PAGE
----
“Where would you go?”*
Directed by Simon Wells and Gore Verbinski (uncredited)
Starring Guy Pearce and Samantha Mumba
Alexander Hartdegen (Pearce) proposes to his intended, only to see her shot dead by a mugger. Dedicating himself to training as a fighter and detective, he becomes the Batma… No, wait.
He dedicates himself to saving her by building a time machine to alter history, but failing once he decides it must be impossible and instead travels into the future to learn why. Witnessing the rise and fall of humanity, he is then thrown forward into the distant future, where he encounters a humanity divided into two races, the atavistic, subterranean Morlocks, and the entirely human Eloi, and must decide whether to try to change the past, or fight for the future.
Actually, I’m kind of overstating it a bit. It’s more like he has to decide whether to walk away and let a creepy brain-boss Morlock turn his Eloi friend Mara (Mumba) into a sexy-dance monkey or not, which is a no brainer in anyone’s books.
What’s wrong with it?
So, you see above where I emphasise that the Eloi are entirely human? That’s the crux of it. I mean, it starts with the addition of a tragic backstory, which reduces the wonder of time travel to one man’s hissy fit with the universe, but it’s the Eloi and the Morlocks who are at the heart of it.
In the book – and I promise, this is not just a ‘the book is better’ rant – the Eloi and Morlocks are two sides of the class divide taken to extremes; the idle rich who have devolved into heartless, contented children, and the labouring poor who have become naught but bestial muscle. It’s an allegory. In this film, there really isn’t one. The Eloi are a little fatalistic, but ultimately unflawed, whereas the Morlocks are self-made monsters who chose to become cannibal trolls, and look ridiculous to boot with their huge, rubber faces and bullshit, dehumanising caste structure.
The Eloi also get their theme from the Civilization computer games, which is a little bizarre.
The film also manages to trump the nastiness of the Morlocks eating the Eloi, with brain Morlock (Jeremy Irons) explaining that they keep the cute ones as ‘breeding stock’.
Mark Addy, as Hartdegen’s friend Philby, has a terrible American accent.
What’s right with it?
The first part of the journey into the future is nicely done, with the collapse of the moon a nice alternative to the more obvious ‘nuclear holocaust’ option to create a divide in history.
How bad is it really?
Even leaving aside the value of the film as an adaptation of the book (it fails, but then again the book was of its time and its allegory no longer directly applies), it’s not a very good film. After a contrived introduction, it makes a good stab at the time travel bit, but it doesn’t have anything to say with the Eloi and the Morlocks, so it just becomes a nasty, rapey cannibal plot.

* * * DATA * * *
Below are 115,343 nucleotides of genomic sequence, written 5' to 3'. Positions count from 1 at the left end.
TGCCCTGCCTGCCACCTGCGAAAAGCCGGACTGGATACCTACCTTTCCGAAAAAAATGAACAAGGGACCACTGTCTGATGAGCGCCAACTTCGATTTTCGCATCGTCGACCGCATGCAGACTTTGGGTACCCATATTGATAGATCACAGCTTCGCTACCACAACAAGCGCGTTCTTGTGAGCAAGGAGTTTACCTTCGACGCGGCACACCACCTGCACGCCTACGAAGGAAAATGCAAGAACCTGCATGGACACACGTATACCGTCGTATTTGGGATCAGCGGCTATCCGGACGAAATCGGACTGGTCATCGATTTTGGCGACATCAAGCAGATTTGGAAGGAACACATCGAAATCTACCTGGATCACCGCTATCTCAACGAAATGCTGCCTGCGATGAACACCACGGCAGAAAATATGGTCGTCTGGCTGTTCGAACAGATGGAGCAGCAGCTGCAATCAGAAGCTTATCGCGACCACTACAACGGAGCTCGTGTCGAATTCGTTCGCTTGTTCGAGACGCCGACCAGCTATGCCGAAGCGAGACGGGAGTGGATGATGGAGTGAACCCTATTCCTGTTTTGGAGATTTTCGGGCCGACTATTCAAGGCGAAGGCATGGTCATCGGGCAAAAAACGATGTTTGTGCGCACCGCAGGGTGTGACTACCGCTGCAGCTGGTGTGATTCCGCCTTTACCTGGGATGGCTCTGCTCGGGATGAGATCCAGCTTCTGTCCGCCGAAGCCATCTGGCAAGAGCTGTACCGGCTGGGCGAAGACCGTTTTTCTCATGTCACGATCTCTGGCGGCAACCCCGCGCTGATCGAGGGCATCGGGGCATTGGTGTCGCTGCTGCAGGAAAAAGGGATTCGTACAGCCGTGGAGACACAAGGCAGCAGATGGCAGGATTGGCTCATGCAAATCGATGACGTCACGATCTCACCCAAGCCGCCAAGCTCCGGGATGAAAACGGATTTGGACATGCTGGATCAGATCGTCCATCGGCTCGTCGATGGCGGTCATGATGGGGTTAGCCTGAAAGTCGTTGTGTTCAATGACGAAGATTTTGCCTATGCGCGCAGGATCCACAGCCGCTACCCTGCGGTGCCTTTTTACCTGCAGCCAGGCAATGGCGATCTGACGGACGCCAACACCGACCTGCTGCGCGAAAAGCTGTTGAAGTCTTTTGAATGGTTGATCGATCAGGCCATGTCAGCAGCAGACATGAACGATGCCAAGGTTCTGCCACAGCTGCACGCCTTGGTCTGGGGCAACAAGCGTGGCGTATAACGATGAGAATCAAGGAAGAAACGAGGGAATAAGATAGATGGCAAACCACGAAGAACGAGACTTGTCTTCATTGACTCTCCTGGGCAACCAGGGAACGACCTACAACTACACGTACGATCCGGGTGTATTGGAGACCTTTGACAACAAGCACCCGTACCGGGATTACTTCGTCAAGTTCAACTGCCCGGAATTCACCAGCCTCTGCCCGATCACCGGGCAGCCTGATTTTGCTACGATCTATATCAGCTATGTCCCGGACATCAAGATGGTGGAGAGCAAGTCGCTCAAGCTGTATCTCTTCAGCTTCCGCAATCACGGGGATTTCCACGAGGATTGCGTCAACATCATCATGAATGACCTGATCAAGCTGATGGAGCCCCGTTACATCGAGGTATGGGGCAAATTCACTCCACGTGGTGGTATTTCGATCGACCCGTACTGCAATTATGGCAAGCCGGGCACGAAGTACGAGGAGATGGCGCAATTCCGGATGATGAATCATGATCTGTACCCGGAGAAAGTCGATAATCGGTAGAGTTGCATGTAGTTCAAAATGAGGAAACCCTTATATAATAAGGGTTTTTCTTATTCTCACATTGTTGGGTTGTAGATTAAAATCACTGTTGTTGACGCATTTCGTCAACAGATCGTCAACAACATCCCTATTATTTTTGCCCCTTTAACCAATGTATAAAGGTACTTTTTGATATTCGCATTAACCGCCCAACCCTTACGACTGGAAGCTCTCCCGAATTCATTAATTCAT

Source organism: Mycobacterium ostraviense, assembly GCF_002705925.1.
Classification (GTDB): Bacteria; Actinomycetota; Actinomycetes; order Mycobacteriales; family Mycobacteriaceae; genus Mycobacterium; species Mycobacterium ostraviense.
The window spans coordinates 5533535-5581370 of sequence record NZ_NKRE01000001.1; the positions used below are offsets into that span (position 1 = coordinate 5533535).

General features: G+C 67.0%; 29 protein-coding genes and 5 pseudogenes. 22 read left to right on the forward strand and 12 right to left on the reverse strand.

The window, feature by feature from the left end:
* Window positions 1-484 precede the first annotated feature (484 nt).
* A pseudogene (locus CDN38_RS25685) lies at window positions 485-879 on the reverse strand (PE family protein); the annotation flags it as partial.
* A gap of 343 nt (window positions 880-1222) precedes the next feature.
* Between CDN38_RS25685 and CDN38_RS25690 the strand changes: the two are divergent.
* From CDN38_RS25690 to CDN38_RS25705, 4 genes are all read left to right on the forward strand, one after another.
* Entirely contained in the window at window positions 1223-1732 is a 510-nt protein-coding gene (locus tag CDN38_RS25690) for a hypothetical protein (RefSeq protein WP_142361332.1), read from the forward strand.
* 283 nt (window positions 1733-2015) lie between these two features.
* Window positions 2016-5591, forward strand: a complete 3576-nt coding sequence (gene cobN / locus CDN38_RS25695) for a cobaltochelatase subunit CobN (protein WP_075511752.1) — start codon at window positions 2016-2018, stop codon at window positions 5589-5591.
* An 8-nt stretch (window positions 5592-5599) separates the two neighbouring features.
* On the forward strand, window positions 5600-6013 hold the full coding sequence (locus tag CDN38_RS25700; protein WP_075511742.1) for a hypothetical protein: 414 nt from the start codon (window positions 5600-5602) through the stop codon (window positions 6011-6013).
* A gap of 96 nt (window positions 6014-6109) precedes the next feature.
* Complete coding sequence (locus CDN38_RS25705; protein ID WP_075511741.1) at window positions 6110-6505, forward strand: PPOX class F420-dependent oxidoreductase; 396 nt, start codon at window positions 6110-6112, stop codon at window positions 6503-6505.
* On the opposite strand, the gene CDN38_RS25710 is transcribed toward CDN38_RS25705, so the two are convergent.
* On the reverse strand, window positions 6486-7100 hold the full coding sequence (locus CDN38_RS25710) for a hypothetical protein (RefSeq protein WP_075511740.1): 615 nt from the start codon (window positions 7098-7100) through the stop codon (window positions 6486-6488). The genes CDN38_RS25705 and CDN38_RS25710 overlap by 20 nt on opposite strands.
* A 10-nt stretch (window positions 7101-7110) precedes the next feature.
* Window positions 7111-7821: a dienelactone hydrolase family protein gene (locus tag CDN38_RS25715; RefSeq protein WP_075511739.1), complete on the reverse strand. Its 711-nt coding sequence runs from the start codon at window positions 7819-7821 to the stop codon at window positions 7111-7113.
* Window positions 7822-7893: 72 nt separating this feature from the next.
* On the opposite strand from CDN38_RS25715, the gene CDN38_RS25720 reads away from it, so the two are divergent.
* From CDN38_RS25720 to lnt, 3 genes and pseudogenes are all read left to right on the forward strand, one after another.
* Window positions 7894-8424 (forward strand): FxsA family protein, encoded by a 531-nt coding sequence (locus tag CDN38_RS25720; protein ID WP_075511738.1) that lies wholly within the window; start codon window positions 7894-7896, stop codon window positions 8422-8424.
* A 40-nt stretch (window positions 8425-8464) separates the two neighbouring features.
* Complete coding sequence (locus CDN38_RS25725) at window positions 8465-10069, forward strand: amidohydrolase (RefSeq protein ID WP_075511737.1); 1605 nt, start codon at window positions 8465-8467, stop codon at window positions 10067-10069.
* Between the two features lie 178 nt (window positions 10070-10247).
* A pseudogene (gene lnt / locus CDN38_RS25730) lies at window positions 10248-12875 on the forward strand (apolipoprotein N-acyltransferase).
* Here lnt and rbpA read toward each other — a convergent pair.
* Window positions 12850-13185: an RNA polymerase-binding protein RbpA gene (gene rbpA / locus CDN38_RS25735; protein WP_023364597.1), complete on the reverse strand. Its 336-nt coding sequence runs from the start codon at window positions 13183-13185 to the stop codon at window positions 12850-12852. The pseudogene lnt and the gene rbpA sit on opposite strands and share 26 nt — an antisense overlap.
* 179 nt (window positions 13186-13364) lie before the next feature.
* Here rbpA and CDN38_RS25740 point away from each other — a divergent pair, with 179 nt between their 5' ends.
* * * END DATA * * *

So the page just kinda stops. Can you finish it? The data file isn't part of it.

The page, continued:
Best bit (if such there is)?
A holographic library interface sings a snatch of Andrew Lloyd Weber’s The Time Machine: The Musical.
What’s up with…?
- The brain Morlock, built to be the psychic smarts of the race, being as badass as any of the muscle/hunter Morlocks?
- The Morlock caste system in general?
- The Eloi’s superstitious fatalism? A species that can build sophisticated windmills and complex, cliff-hugging villages, ought not to be this helpless in the face of the crude Eloi hunting parties.
Production values – The Time Machine is a thing of beauty, and the futures wonderfully realised. It’s just a shame then that the Morlocks look so bollocks. 11
Dialogue and performances – The dialogue is largely uninspired, and the leads give it what it deserves. Stand outs are Orlando Jones as the library computer and Omero Mumba as Mara’s brother, putting the older and more prolific cast to shame. 12
Plot and execution – The films greatest weakness is a failure to do anything with the Morlock/Eloi divide. There is supposedly something about unbridled technology, represented by the mining of the moon, but it doesn’t connect to the split into two races, which makes the core of that section pointless. 16
Randomness – The film doesn’t make a great deal of sense, but that’s a failing in the core premise of the second half, rather than randomness. 5
Waste of potential – Two words: George Pal. It wasn’t perfect, but the 1960s version was so much better, and I’ve never understood the point of remaking something worse that the last version. Plus, it’s a good book, even if the allegory is utterly dated. 17
* The question is not where… but WHEN?”